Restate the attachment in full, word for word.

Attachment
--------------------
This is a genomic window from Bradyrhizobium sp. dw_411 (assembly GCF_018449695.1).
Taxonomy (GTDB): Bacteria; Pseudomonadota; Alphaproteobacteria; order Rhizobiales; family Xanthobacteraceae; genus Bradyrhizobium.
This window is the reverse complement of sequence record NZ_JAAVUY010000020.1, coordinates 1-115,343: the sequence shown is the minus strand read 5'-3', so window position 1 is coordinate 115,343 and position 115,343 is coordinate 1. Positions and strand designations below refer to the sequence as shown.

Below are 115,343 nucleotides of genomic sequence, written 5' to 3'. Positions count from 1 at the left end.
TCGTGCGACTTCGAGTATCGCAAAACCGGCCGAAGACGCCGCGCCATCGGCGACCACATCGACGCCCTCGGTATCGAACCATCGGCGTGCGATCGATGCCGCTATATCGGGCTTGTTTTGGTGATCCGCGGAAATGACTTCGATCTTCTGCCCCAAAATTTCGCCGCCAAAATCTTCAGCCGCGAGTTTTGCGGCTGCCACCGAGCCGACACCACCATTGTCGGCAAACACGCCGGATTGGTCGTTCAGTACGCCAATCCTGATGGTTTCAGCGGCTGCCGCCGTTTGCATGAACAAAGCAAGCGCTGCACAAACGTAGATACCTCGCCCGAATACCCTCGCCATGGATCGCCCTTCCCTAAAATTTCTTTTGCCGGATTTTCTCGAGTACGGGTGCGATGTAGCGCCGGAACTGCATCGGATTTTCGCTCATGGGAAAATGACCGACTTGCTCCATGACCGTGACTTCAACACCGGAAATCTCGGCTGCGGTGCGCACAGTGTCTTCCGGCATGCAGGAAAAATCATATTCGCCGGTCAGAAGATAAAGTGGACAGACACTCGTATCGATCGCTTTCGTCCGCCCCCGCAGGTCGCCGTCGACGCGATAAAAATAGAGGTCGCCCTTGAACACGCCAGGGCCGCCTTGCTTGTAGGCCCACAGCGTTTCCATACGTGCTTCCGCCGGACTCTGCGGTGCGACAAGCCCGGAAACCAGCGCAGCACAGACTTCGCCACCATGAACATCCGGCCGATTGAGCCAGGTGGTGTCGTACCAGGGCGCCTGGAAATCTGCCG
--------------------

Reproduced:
This is a genomic window from Bradyrhizobium sp. dw_411 (assembly GCF_018449695.1).
Taxonomy (GTDB): Bacteria; Pseudomonadota; Alphaproteobacteria; order Rhizobiales; family Xanthobacteraceae; genus Bradyrhizobium.
This window is the reverse complement of sequence record NZ_JAAVUY010000020.1, coordinates 1-115,343: the sequence shown is the minus strand read 5'-3', so window position 1 is coordinate 115,343 and position 115,343 is coordinate 1. Positions and strand designations below refer to the sequence as shown.

Below are 115,343 nucleotides of genomic sequence, written 5' to 3'. Positions count from 1 at the left end.
TCGTGCGACTTCGAGTATCGCAAAACCGGCCGAAGACGCCGCGCCATCGGCGACCACATCGACGCCCTCGGTATCGAACCATCGGCGTGCGATCGATGCCGCTATATCGGGCTTGTTTTGGTGATCCGCGGAAATGACTTCGATCTTCTGCCCCAAAATTTCGCCGCCAAAATCTTCAGCCGCGAGTTTTGCGGCTGCCACCGAGCCGACACCACCATTGTCGGCAAACACGCCGGATTGGTCGTTCAGTACGCCAATCCTGATGGTTTCAGCGGCTGCCGCCGTTTGCATGAACAAAGCAAGCGCTGCACAAACGTAGATACCTCGCCCGAATACCCTCGCCATGGATCGCCCTTCCCTAAAATTTCTTTTGCCGGATTTTCTCGAGTACGGGTGCGATGTAGCGCCGGAACTGCATCGGATTTTCGCTCATGGGAAAATGACCGACTTGCTCCATGACCGTGACTTCAACACCGGAAATCTCGGCTGCGGTGCGCACAGTGTCTTCCGGCATGCAGGAAAAATCATATTCGCCGGTCAGAAGATAAAGTGGACAGACACTCGTATCGATCGCTTTCGTCCGCCCCCGCAGGTCGCCGTCGACGCGATAAAAATAGAGGTCGCCCTTGAACACGCCAGGGCCGCCTTGCTTGTAGGCCCACAGCGTTTCCATACGTGCTTCCGCCGGACTCTGCGGTGCGACAAGCCCGGAAACCAGCGCAGCACAGACTTCGCCACCATGAACATCCGGCCGATTGAGCCAGGTGGTGTCGTACCAGGGCGCCTGGAAATCTGCCG